SCM is very useful for determining carrier profiles within semiconductor devices. Th amplitude of dC/dV (when calibrated) can be used to det rmine the local carrier concentration and its sign gives the type of carrier. The advantage of faster scanning provided by the present invention will enable the SCM technique to be, not least, used to monitor processes occurring within semiconductor devices in real time.
 The use of a probe oscillating at resonance to image a sample surface using optical SPM techniques is described in applicant's copending patent application with publication no WO 02/063368. One example described therein monitors the oscillation amplitude of the probe in order to maintain height above the surface. As a probe is brought into the vicinity of a sample, the separation or interaction between probe and sample can be measured in a number of different ways. As described above in relation to the embodiment of this invention illustrated in FIG. 1 the development of a capacitance results from an electrical interaction. Another interaction is the so-called “shear force” damping mechanism. If a vertically-mounted probe is oscillated horizontally, with respect to the sample surface, at a frequency close to its resonant frequency, surface—probe interactions will serve to damp the oscillation amplitude. The damping mechanism, under ambient conditions, is generally thought to be due to a confined water layer on the sample surface, but other damping interactions are also feasible. As the surface is approached by the probe, damping increases and accordingly oscillation amplitude is reduced.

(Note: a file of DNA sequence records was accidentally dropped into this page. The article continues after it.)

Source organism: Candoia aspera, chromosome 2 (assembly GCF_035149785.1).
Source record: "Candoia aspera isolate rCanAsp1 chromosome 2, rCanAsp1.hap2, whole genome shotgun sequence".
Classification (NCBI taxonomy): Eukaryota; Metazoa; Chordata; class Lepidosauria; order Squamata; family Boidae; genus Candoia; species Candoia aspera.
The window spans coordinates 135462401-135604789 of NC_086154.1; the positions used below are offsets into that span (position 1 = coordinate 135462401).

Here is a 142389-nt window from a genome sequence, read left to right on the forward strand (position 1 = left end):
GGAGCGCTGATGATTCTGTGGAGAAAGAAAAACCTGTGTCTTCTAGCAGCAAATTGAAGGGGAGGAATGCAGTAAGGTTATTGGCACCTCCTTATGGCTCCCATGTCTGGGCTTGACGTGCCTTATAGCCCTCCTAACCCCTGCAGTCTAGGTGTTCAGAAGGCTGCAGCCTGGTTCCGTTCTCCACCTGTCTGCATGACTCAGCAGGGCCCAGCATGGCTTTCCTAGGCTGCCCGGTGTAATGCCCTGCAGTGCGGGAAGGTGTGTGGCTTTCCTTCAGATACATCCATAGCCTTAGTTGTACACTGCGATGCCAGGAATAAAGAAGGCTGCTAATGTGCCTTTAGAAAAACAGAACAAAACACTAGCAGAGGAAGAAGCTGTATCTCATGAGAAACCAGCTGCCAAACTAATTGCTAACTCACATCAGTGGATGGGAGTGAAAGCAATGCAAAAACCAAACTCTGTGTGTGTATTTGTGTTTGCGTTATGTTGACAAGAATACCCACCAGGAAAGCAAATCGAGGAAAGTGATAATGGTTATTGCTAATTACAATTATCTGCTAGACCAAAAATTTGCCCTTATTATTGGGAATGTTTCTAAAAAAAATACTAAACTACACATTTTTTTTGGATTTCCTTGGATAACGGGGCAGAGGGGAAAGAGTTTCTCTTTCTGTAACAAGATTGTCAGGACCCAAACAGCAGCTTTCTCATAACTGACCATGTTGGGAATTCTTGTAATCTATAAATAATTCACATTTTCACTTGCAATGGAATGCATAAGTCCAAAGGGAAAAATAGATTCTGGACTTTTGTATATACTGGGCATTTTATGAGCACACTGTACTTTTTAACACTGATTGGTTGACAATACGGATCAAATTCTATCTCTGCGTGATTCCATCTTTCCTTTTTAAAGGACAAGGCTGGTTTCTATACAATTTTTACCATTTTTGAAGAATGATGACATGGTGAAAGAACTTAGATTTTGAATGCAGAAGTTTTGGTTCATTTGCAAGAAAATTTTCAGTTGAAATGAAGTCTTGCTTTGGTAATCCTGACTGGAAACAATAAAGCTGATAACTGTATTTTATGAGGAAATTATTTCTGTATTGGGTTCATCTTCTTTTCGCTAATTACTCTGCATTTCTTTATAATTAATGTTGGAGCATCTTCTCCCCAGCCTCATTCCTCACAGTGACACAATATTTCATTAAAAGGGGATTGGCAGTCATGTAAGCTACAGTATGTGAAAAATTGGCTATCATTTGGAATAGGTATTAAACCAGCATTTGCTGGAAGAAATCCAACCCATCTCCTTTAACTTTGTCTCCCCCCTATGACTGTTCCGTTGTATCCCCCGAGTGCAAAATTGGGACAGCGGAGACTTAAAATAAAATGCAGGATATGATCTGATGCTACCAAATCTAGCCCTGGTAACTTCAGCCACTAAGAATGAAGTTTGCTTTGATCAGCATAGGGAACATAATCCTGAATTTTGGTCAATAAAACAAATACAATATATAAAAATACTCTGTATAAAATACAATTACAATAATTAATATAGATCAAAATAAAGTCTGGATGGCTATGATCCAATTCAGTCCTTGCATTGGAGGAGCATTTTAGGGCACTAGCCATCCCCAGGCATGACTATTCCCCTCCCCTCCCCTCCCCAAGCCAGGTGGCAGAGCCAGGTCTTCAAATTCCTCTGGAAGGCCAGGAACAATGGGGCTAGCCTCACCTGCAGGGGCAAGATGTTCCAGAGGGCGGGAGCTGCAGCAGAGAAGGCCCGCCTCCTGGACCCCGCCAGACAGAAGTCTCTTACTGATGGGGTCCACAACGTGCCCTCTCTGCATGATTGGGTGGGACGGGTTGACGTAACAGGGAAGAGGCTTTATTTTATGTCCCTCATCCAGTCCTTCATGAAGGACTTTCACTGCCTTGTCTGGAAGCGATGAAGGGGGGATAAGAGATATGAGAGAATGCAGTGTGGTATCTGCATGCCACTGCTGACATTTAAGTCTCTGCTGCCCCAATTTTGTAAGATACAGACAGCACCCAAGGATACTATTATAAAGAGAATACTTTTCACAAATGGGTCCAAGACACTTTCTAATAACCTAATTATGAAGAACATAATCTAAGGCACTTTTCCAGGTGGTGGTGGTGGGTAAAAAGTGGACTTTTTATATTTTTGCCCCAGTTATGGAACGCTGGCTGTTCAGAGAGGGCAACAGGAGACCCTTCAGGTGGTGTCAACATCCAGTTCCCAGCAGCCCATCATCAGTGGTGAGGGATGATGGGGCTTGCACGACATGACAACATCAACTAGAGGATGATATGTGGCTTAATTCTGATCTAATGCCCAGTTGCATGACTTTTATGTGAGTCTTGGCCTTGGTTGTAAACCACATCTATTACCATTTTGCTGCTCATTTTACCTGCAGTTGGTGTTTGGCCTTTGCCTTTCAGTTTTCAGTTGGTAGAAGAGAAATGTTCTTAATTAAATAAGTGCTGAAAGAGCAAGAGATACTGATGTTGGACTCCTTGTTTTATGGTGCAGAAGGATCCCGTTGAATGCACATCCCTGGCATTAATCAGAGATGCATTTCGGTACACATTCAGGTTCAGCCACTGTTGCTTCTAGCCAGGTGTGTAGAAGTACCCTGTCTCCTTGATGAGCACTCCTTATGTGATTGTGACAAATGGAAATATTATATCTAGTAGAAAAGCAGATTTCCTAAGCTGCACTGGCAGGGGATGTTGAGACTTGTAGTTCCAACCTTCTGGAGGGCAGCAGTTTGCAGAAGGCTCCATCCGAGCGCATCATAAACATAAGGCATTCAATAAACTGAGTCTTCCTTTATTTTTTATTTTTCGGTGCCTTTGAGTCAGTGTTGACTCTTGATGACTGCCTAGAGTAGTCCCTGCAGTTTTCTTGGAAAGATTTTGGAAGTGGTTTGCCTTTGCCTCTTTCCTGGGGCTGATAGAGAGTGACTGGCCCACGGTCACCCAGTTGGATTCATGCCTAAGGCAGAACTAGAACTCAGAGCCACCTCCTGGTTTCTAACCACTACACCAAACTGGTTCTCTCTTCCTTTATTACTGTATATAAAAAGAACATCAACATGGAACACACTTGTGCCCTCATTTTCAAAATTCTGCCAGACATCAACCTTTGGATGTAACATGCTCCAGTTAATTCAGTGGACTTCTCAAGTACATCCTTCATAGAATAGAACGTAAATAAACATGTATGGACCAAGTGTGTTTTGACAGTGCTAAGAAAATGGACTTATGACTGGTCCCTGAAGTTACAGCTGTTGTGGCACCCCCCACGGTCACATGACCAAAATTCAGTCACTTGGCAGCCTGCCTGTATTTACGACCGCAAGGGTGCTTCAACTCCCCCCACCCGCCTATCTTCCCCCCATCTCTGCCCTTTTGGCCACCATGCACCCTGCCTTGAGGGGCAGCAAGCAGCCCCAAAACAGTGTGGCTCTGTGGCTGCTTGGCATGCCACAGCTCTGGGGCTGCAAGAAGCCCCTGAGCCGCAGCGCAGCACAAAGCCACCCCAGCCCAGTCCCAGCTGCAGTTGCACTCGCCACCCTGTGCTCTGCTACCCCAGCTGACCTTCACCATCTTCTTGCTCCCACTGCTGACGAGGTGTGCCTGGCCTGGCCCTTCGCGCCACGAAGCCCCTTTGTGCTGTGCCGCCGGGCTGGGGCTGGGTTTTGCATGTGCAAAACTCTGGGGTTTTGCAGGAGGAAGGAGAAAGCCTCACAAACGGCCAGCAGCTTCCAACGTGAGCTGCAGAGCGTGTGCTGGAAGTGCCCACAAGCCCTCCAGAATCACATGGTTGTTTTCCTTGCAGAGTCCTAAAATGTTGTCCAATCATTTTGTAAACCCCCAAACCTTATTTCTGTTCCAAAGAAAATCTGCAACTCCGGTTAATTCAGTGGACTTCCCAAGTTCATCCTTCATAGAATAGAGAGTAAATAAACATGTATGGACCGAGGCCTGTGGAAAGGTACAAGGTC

An alternative to the embodiment of the invention shown in FIG. 1 is therefore to adapt the probe detection mechanism 24 both to monitor the oscillation amplitude of the probe as it collects the scan lines and to measure the contact capacitance using the resonator 42 and voltage modulator 48 as before. Probe oscillation amplitude can be monitored by a number of known means, for example by photovoltaic measurement of an oscillating shadow of the probe tip in a light beam. The relative separation between sample 12 and probe 20 is then maintained on the basis of feedback from the oscillation amplitude. If the average (over a numb r of scan lin s) amplitude falls below a set value, the sample 12 must be moved away from the probe 20 and if it rises above this s t value, sample 12 and prob 20 should be brought closer togeth r. This embodiment of the invention makes a two-fold use of probe resonant oscillations: to collect a scan line and to maintain height above the sample. At the same time, a capacitance image is taken of the sample 12.